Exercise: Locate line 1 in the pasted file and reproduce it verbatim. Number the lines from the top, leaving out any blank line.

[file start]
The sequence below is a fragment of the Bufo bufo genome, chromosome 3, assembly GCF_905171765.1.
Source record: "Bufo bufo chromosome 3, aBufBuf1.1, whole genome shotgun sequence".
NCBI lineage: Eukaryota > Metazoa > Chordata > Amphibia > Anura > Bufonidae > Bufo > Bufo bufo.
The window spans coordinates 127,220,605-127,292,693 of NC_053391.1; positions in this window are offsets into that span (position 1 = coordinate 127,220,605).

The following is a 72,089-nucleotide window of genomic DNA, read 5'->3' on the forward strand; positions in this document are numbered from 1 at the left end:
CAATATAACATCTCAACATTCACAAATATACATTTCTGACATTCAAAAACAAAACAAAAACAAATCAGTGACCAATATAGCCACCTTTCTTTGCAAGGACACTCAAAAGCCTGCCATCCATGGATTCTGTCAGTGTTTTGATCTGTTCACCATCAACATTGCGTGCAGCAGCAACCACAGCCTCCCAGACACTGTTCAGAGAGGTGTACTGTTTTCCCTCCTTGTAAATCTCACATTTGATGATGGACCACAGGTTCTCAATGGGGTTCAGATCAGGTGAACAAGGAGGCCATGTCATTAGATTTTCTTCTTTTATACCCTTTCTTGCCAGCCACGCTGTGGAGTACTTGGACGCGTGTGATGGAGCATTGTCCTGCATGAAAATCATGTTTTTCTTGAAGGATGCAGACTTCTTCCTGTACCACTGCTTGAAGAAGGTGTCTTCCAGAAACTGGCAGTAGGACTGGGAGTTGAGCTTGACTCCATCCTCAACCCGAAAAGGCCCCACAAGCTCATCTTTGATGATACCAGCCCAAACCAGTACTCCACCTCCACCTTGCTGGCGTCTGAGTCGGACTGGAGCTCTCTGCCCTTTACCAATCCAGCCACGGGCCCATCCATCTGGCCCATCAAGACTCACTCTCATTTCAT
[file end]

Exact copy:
The sequence below is a fragment of the Bufo bufo genome, chromosome 3, assembly GCF_905171765.1.